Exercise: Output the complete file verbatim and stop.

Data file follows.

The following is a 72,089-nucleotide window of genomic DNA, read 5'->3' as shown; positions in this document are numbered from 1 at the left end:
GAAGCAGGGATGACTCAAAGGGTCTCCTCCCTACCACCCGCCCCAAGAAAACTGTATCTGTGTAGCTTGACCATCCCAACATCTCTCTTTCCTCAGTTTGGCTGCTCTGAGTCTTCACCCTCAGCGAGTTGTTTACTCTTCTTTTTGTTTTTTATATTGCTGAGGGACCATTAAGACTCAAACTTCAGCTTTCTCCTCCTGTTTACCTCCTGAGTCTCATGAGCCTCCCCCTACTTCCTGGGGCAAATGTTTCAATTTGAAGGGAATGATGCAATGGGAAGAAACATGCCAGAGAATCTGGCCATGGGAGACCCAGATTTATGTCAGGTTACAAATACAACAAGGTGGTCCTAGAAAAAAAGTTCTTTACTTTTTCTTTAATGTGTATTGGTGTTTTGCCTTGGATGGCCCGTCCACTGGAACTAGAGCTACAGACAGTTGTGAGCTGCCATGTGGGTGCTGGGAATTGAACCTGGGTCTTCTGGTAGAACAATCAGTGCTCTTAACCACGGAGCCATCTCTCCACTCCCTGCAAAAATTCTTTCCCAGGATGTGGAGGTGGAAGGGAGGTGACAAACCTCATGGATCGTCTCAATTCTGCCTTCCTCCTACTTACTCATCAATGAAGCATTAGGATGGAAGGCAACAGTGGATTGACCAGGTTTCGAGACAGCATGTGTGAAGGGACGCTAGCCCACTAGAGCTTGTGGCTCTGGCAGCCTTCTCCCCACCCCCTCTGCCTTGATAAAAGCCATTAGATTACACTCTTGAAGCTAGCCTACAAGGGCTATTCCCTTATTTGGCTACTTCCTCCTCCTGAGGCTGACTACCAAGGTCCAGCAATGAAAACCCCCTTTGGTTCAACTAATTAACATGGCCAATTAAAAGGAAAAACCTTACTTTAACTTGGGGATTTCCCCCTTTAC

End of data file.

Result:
The following is a 72,089-nucleotide window of genomic DNA, read 5'->3' as shown; positions in this document are numbered from 1 at the left end:
GAAGCAGGGATGACTCAAAGGGTCTCCTCCCTACCACCCGCCCCAAGAAAACTGTATCTGTGTAGCTTGACCATCCCAACATCTCTCTTTCCTCAGTTTGGCTGCTCTGAGTCTTCACCCTCAGCGAGTTGTTTACTCTTCTTTTTGTTTTTTATATTGCTGAGGGACCATTAAGACTCAAACTTCAGCTTTCTCCTCCTGTTTACCTCCTGAGTCTCATGAGCCTCCCCCTACTTCCTGGGGCAAATGTTTCAATTTGAAGGGAATGATGCAATGGGAAGAAACATGCCAGAGAATCTGGCCATGGGAGACCCAGATTTATGTCAGGTTACAAATACAACAAGGTGGTCCTAGAAAAAAAGTTCTTTACTTTTTCTTTAATGTGTATTGGTGTTTTGCCTTGGATGGCCCGTCCACTGGAACTAGAGCTACAGACAGTTGTGAGCTGCCATGTGGGTGCTGGGAATTGAACCTGGGTCTTCTGGTAGAACAATCAGTGCTCTTAACCACGGAGCCATCTCTCCACTCCCTGCAAAAATTCTTTCCCAGGATGTGGAGGTGGAAGGGAGGTGACAAACCTCATGGATCGTCTCAATTCTGCCTTCCTCCTACTTACTCATCAATGAAGCATTAGGATGGAAGGCAACAGTGGATTGACCAGGTTTCGAGACAGCATGTGTGAAGGGACGCTAGCCCACTAGAGCTTGTGGCTCTGGCAGCCTTCTCCCCACCCCCTCTGCCTTGATAAAAGCCATTAGATTACACTCTTGAAGCTAGCCTACAAGGGCTATTCCCTTATTTGGCTACTTCCTCCTCCTGAGGCTGACTACCAAGGTCCAGCAATGAAAACCCCCTTTGGTTCAACTAATTAACATGGCCAATTAAAAGGAAAAACCTTACTTTAACTTGGGGATTTCCCCCTTTAC